Flashing Organs

I have had a Damascene Moment. The blinding flash which has shown me the way came as I sat perched on a vertiginous circle seat in the Hong Kong Cultural Centre last Saturday and fought to keep awake during an organ recital. I’m far from being a fan of the Hong Kong Reiger and possibly the ennui I found during the recital was more the charmlessness of the organ than any latent dreariness in the programme; it was all pretty serviceable stuff. And, as a player, Alexander Ffinch wasn’t especially dull. But don’t take my opinion of organ recitals as being of any value. I have come to realise that I find just about every organ recital dull, my own being the dullest of them all. Possibly formative years as a critic “doing” the Wednesday evening organ recitals at the Royal Festival Hall in London has blunted my fervour, or maybe my daily exposure to new organ recordings has, rather like the resident manager of a brothel, dampened my ardour. Ffinch played manfully and took us through some fairly worthwhile repertoire, but I spent most of the time looking around the audience. There must have been upwards of 1000 there with more streaming in all the time, battling against the ushers who fought a losing battle to get them to sit on each others’ laps and caved in to the obvious demand to open up ever more areas of the circle seats.

And as yet another great horde burst in I had my Pauline Revelation.

They were nearly all children. They were there in their hundreds, sitting glued to the spectacle of Ffinch and his Reiger and only occasionally remembering to be a nuisance to others around them. There was even a party of Downs’ Syndrome children, loving every moment of it. Surrounded by such happiness and youthful enthusiasm, I realised that I was out of my depth. Organ recitals in Asia are not places for grown-ups, they are events for children.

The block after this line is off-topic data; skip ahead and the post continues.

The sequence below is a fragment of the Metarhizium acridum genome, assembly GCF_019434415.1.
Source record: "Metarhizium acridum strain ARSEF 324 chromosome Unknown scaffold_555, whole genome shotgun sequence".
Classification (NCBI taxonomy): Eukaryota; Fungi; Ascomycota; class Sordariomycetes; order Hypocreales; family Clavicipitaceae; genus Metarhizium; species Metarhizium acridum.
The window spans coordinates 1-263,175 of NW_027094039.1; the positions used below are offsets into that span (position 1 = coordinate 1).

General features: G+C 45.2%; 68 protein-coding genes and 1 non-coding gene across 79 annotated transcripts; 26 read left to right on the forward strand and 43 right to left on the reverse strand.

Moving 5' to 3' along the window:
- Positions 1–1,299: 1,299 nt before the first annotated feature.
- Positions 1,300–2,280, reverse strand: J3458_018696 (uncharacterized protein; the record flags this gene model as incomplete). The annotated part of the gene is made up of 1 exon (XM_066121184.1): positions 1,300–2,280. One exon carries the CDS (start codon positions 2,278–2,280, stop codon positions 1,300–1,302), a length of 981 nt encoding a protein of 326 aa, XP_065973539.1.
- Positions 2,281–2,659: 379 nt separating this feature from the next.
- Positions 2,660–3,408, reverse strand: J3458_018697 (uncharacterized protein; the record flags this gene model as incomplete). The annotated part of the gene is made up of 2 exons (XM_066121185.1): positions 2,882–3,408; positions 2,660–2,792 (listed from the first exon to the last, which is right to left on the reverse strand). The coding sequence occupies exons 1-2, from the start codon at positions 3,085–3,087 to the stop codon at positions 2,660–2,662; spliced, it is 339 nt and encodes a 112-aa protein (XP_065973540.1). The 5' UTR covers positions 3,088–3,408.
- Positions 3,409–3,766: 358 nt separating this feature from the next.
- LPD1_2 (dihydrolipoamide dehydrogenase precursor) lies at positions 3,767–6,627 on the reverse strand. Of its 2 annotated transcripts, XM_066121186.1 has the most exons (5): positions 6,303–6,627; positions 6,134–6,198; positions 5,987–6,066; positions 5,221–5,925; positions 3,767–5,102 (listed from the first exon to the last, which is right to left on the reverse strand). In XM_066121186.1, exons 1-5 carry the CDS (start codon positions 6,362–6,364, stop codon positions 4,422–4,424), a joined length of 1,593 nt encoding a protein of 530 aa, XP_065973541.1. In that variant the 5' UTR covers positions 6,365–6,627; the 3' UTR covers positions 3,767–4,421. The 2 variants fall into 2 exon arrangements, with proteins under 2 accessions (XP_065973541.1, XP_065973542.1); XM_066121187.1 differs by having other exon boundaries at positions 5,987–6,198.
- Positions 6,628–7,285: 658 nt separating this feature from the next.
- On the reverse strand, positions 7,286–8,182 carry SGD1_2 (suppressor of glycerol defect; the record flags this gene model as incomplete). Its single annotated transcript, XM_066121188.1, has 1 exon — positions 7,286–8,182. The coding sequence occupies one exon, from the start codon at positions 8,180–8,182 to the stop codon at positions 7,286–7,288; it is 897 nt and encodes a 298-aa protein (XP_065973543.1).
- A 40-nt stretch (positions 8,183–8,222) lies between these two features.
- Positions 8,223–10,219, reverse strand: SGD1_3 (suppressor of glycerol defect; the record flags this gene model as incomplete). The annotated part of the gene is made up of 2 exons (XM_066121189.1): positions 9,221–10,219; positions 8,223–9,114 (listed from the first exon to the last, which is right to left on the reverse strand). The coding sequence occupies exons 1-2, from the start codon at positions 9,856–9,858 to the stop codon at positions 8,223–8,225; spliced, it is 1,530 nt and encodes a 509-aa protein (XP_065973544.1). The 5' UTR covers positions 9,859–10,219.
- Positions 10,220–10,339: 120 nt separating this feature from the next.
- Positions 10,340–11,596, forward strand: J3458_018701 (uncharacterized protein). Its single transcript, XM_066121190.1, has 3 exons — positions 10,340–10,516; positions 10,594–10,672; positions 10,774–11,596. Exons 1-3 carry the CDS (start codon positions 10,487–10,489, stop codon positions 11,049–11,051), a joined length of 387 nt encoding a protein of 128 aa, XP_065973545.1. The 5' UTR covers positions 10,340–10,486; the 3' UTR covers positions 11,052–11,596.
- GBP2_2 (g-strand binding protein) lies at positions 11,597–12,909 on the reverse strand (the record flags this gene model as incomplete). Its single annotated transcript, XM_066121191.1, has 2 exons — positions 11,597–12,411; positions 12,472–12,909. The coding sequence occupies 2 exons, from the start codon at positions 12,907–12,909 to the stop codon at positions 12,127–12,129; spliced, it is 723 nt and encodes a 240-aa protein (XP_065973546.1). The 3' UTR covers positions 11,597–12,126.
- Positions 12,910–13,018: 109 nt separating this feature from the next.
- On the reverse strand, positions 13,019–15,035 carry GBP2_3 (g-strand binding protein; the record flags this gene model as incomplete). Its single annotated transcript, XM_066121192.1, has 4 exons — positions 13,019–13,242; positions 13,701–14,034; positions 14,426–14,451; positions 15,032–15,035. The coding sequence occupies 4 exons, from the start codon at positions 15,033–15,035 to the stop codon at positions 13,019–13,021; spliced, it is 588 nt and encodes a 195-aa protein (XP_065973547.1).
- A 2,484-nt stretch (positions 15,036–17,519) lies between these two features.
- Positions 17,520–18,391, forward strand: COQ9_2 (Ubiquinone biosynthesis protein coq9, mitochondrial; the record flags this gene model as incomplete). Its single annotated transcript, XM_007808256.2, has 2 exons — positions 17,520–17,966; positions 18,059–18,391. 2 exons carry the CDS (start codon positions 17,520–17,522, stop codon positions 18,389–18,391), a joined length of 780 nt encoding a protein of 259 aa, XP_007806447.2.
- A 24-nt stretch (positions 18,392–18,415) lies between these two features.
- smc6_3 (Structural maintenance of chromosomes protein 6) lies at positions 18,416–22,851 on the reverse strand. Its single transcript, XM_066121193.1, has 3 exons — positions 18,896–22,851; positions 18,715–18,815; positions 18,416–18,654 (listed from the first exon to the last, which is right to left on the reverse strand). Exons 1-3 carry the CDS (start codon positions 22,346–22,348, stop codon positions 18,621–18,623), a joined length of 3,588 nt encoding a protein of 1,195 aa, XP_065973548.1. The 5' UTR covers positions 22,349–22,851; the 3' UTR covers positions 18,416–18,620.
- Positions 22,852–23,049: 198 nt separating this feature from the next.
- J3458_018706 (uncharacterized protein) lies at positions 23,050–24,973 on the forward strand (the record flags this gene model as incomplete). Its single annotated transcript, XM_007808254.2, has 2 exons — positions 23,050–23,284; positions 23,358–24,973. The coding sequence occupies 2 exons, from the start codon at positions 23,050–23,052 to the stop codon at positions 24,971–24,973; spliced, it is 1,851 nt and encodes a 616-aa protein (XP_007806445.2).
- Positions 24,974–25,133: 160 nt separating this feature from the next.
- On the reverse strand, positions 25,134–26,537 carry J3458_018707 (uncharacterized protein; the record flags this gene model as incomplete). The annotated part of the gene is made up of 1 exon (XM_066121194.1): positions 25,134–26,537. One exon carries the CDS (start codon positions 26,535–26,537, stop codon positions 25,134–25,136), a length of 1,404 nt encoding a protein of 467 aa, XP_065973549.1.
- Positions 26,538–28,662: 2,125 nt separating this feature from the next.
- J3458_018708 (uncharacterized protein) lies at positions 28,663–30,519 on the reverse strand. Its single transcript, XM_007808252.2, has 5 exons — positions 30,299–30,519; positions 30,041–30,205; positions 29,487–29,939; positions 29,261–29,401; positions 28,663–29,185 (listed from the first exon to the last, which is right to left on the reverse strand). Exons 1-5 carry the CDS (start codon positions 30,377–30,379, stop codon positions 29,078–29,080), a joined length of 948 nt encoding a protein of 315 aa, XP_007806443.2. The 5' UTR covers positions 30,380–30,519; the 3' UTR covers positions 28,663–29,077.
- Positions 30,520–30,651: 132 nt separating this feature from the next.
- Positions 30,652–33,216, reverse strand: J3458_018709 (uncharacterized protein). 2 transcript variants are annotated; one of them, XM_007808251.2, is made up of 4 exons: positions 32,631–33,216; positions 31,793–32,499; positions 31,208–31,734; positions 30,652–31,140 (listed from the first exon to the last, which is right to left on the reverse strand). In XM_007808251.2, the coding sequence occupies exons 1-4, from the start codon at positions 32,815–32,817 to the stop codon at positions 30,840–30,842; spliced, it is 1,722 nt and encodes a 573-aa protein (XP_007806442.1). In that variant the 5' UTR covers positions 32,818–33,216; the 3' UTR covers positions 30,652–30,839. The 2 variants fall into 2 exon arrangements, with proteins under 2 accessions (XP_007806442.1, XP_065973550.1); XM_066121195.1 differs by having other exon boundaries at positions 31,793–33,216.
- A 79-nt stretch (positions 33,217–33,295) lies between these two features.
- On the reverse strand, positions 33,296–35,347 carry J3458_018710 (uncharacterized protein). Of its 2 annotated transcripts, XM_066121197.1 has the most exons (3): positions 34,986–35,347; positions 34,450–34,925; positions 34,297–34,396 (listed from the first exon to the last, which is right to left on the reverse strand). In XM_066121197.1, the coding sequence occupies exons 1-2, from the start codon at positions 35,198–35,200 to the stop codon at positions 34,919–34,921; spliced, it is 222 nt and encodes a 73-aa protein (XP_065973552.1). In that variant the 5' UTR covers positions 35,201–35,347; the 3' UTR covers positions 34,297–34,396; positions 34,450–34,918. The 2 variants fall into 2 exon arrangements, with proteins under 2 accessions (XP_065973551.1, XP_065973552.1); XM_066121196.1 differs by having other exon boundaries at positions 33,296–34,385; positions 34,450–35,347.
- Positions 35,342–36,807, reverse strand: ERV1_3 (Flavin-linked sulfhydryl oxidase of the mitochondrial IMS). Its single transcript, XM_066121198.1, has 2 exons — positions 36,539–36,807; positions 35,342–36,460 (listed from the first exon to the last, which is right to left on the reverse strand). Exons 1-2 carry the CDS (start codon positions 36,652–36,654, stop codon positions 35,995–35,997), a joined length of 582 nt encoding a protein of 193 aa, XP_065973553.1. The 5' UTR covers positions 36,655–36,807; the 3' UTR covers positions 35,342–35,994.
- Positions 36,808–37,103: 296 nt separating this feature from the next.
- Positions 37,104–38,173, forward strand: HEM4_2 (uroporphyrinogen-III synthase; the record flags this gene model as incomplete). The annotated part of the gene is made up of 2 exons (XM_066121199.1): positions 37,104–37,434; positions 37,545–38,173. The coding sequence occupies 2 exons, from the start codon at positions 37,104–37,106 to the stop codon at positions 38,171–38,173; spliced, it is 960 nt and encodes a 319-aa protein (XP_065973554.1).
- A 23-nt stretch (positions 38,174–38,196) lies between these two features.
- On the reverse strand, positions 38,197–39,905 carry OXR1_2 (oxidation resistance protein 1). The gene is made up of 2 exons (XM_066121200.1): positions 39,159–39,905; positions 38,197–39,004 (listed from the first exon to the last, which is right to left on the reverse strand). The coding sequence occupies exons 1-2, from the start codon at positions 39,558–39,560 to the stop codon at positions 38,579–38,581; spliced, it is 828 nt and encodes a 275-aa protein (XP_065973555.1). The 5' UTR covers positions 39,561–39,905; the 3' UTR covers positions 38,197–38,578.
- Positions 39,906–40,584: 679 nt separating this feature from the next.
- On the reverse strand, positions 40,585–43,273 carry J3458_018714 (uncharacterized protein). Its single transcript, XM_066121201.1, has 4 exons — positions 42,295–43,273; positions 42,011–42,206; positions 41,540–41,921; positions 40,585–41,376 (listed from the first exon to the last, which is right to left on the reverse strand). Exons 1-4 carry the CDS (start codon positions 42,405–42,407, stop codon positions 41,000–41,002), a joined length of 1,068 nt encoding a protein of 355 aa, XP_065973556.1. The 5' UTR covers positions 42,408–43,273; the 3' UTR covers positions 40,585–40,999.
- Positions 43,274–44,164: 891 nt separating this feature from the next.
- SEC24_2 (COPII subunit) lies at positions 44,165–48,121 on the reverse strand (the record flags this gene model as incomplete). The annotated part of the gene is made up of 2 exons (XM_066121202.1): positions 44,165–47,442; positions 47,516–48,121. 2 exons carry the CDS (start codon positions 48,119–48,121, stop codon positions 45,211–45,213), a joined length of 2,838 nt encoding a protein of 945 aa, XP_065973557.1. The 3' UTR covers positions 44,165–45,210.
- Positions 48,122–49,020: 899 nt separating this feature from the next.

We adults have never been able to fathom out what children like or why they like what they like – my two-year-old daughter’s passion for carefully tipping milk on to a teaspoon and then equally carefully tipping it on to the floor survives even the onslaught of stern parental opposition – and perhaps we shouldn’t try to understand. Just accept it and let them carry on.

The movers and shakers of the musical world wring their hands in despair as they seek to find new audiences and encourage the young to what the movers and shakers of the musical world (but nobody else) think of as “stuffy” Classical music. Alasdair Malloy and his ilk dress up in funny costumes, dance about, give odd titles to concerts, add clever lighting and non-musical sound effects, all with the avowed aim to attract children to the concert hall. Why bother? All you need do is to put on an organ recital; the duller the better.

No silly costumes, no flashing lights, no TV or movie-based themes. Just a middle-aged, lounge-suited white man (or woman)(or black or Asian man)(or woman) sitting with his back to you playing the kind of music most musicians wouldn’t be seen dead wiping their bottoms with, and the kids will clamber over each other to get in.
My Road to Damascus may have been in Hong Kong, but as I sat mesmerized (and there’s a word I don’t – unlike every artist agent and marketing executive in the business – overuse to exhaustion) by the hundreds of children lapping up dullish music, drearyish player and boringish organ with alacrity, I suddenly realised that’s what my audience is in Kuala Lumpur, and what it is in Singapore too. I seem to play always to large numbers of children (and, inexplicably, those with Downs’ Syndrome) and they LOVE it.